The Nightblade Trilogy | Ryan Kirk | Fiction, Fantasy | 2016
Book One: Nightblade
Book Two: World’s Edge
Book Three: The Wind and the Void
When I first started the Nightblade Trilogy, I absolutely hated it, and if I were one of those people who quit books halfway through, I would have done so immediately. Even as I begrudging passed the midway point of book one, I was convinced that there’d be no saving grace and that once I had finished, I’d never have to give this series another thought.
However, in the days following my completion of the first book, I found myself unable to stop thinking about the events of the story thus far, and subsequently realised I was genuinely curious about what happened next. I didn’t so much care about the characters or felt the need to finish what I started, but I was drawn to the world Kirk had created and the promise of an epically intertwined story of adventure, heroism, and magic.
So I continued with book two (which was thankfully better than the first), and then the final segment of the trilogy, which successfully wrapped everything up, with a somewhat happy epilogue. However, I finished the series with mixed feelings, unsure about whether I actually liked the books or not; and even though it’s been a few months since completion, I still feel that way.
In essence, the Nightblade Trilogy is about how a 1,000-year-old, divided kingdom becomes whole through the unification of the land (which was once ruled separately) and the people (who were segregated into different groups for various reasons). At the crux of this story is Ryuu, whose actions bring about this change, as well as a few others whose journeys are fatefully intertwined (Moriko, Akira, Nameless, etc.).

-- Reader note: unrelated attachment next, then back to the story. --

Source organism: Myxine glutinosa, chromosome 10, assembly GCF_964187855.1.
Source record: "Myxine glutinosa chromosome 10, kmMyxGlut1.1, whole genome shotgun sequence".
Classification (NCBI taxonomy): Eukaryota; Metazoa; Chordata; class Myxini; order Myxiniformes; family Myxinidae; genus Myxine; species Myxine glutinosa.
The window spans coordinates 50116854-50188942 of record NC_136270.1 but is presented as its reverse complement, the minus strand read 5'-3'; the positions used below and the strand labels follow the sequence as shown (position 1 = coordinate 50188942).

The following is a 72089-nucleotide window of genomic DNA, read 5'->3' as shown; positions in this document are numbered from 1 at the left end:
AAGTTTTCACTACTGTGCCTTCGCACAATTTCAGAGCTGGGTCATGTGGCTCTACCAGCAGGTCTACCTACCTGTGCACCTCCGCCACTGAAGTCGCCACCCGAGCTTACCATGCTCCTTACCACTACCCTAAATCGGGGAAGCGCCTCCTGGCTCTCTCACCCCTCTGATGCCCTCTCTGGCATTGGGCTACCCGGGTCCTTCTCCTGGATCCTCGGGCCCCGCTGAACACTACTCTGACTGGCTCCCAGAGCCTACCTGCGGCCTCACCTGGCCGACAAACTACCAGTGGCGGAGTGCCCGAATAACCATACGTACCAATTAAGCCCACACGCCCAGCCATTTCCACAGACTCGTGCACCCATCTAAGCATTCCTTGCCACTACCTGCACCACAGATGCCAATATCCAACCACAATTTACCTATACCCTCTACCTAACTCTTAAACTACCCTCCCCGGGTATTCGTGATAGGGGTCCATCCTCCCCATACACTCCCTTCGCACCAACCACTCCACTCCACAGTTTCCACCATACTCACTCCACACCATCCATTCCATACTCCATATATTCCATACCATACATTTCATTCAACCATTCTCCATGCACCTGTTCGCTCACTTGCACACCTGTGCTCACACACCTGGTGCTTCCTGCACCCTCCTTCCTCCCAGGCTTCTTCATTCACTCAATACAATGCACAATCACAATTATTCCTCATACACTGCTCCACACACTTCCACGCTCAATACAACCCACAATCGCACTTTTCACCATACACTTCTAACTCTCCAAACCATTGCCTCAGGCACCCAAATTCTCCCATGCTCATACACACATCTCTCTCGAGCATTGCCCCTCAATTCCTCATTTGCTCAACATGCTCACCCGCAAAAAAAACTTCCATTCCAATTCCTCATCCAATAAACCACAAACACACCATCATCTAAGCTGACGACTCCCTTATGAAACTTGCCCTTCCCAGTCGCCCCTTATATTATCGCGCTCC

Some of the people in this universe have an innate ‘sixth sense’ (creatively dubbed the sense) which lets the person ‘see’ and use the energies of living things, including their own. This power manifests itself in different ways depending on the person and how trained they are. The people who use this gift for fighting are called nightblades (hence, the series title), or hunters (this is specific to a certain group of people); whereas those who use this power to heal are called dayblades. There are also monks, who although have been identified with having the sense, are inadequately trained in using it, as well as partially-trained or untrained others, who don’t yet have a title.
The books progress linearly through time, and altogether span about 15 years. The chapters switch perspectives frequently between the main characters, secondary characters, and random others that give the reader a ‘god’s eye’ view of events and insight into character motives.